Fear of Lyme disease has many of us checking for ticks after a day outdoors. But if you love meat, you may have a whole new reason to be concerned. Cases of alpha-gal syndrome (AGS) – which causes an allergic reaction to meat, including hives, stomach issues or even in extreme cases anaphylaxis – are on the rise.
The culprit? The lone star tick – a once rare variety from the eastern United States that’s now been found as far north as Maine.
Alpha-gal syndrome causes an inflammatory reaction in humans.
When a person is bitten by an infected tick, alpha-gal sugars are transferred through saliva that cause an inflammatory reaction.
“The ticks cause an antibody reaction to alpha-gal sugars that are found in meat from mammals,” explains Andrew Wong, MD, primary care provider for the Hartford HealthCare Medical Group in Westport. “Cases of alpha-gal syndrome have doubled in recent years.”
But many more people may have alpha-gal syndrome and not know it.
The CDC estimates that around half a million Americans suffer from alpha-gal syndrome, and many don’t know it.
The reason? The symptoms can be very subtle and many people attribute them to food poisoning or even conditions like irritable bowel syndrome, Dr. Wong says.
“This is not a bacterial disease. It’s more like an allergic reaction, but one we have a hard time identifying because of the delay in symptoms after the meat is eaten,” he says.
Another reason Dr. Wong believes it’s underdiagnosed is because many providers, especially in the Northeast, are not familiar with the increasingly common condition.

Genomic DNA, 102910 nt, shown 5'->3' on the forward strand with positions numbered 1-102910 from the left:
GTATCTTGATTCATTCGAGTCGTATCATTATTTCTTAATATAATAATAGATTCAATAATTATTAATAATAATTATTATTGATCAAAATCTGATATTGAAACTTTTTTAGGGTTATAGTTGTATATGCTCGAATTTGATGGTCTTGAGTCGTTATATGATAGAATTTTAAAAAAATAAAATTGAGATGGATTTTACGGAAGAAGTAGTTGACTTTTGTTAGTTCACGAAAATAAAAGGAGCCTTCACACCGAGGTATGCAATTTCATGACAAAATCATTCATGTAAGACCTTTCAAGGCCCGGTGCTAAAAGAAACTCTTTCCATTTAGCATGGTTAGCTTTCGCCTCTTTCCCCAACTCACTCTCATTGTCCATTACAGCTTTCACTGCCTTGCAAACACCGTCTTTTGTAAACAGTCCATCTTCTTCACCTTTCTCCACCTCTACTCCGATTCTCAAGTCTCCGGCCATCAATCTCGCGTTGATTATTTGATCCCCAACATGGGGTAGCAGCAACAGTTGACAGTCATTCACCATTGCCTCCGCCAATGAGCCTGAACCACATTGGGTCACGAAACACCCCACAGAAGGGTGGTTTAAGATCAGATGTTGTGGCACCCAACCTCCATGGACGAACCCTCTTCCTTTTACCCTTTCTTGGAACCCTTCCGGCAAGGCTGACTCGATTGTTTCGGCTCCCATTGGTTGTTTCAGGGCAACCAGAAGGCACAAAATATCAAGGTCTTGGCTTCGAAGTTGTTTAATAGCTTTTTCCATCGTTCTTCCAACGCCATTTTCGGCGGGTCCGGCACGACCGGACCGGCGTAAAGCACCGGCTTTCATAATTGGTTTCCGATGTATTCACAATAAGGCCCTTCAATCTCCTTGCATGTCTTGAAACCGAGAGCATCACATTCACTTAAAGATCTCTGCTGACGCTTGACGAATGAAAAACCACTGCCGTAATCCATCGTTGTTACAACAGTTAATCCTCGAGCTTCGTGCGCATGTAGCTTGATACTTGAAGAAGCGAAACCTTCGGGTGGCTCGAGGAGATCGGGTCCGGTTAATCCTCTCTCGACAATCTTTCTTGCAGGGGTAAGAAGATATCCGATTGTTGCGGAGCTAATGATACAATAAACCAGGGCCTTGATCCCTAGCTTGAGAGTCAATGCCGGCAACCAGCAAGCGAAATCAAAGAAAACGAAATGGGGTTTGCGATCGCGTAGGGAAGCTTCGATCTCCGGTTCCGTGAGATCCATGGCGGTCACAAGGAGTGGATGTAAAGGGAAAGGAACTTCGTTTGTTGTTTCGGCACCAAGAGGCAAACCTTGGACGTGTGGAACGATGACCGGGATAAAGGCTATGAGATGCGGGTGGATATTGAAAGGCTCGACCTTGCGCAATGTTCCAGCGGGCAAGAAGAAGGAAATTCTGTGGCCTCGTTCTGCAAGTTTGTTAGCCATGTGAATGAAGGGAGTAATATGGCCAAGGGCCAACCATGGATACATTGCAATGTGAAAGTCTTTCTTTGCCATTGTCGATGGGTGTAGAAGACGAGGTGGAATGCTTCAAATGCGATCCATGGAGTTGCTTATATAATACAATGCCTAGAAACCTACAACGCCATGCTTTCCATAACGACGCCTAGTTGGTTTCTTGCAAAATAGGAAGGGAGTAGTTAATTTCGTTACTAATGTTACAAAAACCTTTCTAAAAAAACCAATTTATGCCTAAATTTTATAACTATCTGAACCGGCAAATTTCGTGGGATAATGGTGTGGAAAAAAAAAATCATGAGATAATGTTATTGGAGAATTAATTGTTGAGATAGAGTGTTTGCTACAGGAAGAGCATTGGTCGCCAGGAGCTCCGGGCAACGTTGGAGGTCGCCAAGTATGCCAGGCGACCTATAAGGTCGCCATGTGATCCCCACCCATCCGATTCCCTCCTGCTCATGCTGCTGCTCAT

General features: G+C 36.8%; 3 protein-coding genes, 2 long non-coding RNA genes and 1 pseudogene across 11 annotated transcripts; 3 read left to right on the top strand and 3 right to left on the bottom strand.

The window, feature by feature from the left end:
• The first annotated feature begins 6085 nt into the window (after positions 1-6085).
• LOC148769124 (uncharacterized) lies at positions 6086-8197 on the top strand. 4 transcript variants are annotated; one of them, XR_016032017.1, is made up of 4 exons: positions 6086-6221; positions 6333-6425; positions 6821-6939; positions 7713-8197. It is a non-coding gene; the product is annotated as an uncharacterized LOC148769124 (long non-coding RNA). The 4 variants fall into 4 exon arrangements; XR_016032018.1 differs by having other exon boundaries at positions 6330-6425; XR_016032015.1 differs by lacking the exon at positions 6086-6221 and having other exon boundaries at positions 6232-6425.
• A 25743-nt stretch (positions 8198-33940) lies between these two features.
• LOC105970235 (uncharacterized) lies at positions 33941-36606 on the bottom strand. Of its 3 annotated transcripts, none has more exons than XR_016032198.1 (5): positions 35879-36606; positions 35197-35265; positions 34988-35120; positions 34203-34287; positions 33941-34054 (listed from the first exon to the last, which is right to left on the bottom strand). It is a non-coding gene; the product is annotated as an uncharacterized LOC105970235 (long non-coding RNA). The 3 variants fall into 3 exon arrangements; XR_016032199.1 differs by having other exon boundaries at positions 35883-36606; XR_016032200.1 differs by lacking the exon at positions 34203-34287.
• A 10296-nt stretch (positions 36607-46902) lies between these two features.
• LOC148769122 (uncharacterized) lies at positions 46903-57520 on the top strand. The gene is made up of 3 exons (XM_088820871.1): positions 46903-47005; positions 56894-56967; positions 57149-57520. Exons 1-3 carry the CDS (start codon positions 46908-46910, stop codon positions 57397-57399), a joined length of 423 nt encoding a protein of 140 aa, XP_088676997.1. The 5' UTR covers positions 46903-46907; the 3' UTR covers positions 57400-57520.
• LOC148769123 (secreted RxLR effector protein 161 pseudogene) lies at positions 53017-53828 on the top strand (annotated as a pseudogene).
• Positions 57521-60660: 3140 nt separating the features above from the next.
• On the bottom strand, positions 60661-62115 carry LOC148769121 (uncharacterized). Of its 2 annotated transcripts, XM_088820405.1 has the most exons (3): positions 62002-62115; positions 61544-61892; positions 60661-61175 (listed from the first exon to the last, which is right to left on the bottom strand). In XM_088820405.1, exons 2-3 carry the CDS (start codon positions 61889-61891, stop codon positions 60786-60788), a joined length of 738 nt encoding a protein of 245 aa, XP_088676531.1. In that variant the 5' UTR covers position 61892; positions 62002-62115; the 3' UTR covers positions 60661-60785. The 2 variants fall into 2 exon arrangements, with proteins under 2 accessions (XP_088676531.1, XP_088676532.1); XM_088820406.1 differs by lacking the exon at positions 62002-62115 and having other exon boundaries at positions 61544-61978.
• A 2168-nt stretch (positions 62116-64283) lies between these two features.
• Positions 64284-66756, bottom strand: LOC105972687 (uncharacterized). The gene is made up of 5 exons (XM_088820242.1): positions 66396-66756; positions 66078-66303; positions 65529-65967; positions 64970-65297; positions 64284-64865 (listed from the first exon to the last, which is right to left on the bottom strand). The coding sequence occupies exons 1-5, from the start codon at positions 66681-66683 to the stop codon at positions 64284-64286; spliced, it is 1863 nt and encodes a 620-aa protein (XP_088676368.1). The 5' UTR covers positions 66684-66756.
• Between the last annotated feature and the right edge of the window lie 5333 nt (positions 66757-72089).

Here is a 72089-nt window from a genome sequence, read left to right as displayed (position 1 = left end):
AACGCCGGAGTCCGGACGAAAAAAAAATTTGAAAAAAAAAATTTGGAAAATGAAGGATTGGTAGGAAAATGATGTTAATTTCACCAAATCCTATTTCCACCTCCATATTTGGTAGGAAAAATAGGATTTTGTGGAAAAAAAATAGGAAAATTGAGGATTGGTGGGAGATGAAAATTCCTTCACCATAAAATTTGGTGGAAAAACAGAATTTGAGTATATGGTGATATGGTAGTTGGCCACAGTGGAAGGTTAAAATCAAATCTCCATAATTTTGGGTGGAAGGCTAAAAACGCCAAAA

Symptoms of alpha-gal range from mild to severe.
Alpha-gal can cause a wide range of symptoms and may include:
- Mild symptoms include feeling itchy and developing hives.
- Severe symptoms involve the gastrointestinal system, including intense abdominal cramps and heartburn.
- Extreme symptoms include anaphylaxis, lowered blood pressure, shortness of breath and angioedema (swelling in the face and throat).
“Different people react differently and some who have the antibodies in their system will have no symptoms at all after eating meat containing alpha-gal,” Dr. Wong continues.
For most people, the symptoms are only temporary. They are triggered by eating the alpha-gal sugars and go away once those are digested, Dr. Wong says.
When it’s time to see a doctor.
If you’re concerned you may have alpha-gal syndrome, your primary care provider can help.
Diagnosis is done through a blood test that reveals whether you have the antibodies in your system.
Although there’s no treatment for alpha-gal, eliminating meat and other byproducts like dairy and gelatin can help avoid triggering an attack, Dr. Wong says. Certain medications may also contain alpha-gal sugars.
Tick prevention is key.
To avoid alpha-gal syndrome or any tick-borne diseases, Dr. Wong suggests using repellent that contains DEET or permethrin when you go outside.
If you do spot a tick, remove it as quickly as possible to avoid infection and inflammation.